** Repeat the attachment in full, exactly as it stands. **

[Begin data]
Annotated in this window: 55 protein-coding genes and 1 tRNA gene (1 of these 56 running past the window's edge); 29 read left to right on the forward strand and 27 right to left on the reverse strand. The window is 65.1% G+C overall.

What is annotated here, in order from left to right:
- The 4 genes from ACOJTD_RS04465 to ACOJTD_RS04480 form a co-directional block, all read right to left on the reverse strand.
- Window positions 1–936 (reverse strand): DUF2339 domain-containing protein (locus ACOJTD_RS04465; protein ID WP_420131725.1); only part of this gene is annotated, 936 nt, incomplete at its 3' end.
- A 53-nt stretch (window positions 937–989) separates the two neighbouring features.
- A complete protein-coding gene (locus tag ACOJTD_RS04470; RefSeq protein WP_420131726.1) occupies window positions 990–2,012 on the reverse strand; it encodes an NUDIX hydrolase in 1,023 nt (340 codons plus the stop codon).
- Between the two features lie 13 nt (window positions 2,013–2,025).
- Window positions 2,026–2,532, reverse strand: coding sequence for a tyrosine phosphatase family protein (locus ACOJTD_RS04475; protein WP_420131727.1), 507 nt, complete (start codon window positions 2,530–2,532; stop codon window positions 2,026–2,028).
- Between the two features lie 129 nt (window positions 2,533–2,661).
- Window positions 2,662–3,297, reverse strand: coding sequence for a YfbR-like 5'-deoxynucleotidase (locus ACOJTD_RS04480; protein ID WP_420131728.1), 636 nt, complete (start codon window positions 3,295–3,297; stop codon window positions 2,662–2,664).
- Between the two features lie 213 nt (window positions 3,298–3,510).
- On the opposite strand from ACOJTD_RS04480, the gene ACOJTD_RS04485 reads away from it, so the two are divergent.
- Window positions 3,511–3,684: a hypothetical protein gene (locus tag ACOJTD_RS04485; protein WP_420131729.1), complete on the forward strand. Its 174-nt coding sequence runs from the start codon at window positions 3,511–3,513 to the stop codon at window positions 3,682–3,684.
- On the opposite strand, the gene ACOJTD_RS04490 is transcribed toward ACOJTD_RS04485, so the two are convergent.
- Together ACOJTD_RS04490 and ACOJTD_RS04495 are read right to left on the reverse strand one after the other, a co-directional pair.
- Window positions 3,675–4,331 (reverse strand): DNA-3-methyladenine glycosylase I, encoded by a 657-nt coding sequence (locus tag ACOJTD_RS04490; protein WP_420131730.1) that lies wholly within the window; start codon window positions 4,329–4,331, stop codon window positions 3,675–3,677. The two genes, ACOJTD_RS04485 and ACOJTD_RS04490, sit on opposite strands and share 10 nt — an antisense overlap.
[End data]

Annotated in this window: 55 protein-coding genes and 1 tRNA gene (1 of these 56 running past the window's edge); 29 read left to right on the forward strand and 27 right to left on the reverse strand. The window is 65.1% G+C overall.

What is annotated here, in order from left to right:
- The 4 genes from ACOJTD_RS04465 to ACOJTD_RS04480 form a co-directional block, all read right to left on the reverse strand.
- Window positions 1–936 (reverse strand): DUF2339 domain-containing protein (locus ACOJTD_RS04465; protein ID WP_420131725.1); only part of this gene is annotated, 936 nt, incomplete at its 3' end.
- A 53-nt stretch (window positions 937–989) separates the two neighbouring features.
- A complete protein-coding gene (locus tag ACOJTD_RS04470; RefSeq protein WP_420131726.1) occupies window positions 990–2,012 on the reverse strand; it encodes an NUDIX hydrolase in 1,023 nt (340 codons plus the stop codon).
- Between the two features lie 13 nt (window positions 2,013–2,025).
- Window positions 2,026–2,532, reverse strand: coding sequence for a tyrosine phosphatase family protein (locus ACOJTD_RS04475; protein WP_420131727.1), 507 nt, complete (start codon window positions 2,530–2,532; stop codon window positions 2,026–2,028).
- Between the two features lie 129 nt (window positions 2,533–2,661).
- Window positions 2,662–3,297, reverse strand: coding sequence for a YfbR-like 5'-deoxynucleotidase (locus ACOJTD_RS04480; protein ID WP_420131728.1), 636 nt, complete (start codon window positions 3,295–3,297; stop codon window positions 2,662–2,664).
- Between the two features lie 213 nt (window positions 3,298–3,510).
- On the opposite strand from ACOJTD_RS04480, the gene ACOJTD_RS04485 reads away from it, so the two are divergent.
- Window positions 3,511–3,684: a hypothetical protein gene (locus tag ACOJTD_RS04485; protein WP_420131729.1), complete on the forward strand. Its 174-nt coding sequence runs from the start codon at window positions 3,511–3,513 to the stop codon at window positions 3,682–3,684.
- On the opposite strand, the gene ACOJTD_RS04490 is transcribed toward ACOJTD_RS04485, so the two are convergent.
- Together ACOJTD_RS04490 and ACOJTD_RS04495 are read right to left on the reverse strand one after the other, a co-directional pair.
- Window positions 3,675–4,331 (reverse strand): DNA-3-methyladenine glycosylase I, encoded by a 657-nt coding sequence (locus tag ACOJTD_RS04490; protein WP_420131730.1) that lies wholly within the window; start codon window positions 4,329–4,331, stop codon window positions 3,675–3,677. The two genes, ACOJTD_RS04485 and ACOJTD_RS04490, sit on opposite strands and share 10 nt — an antisense overlap.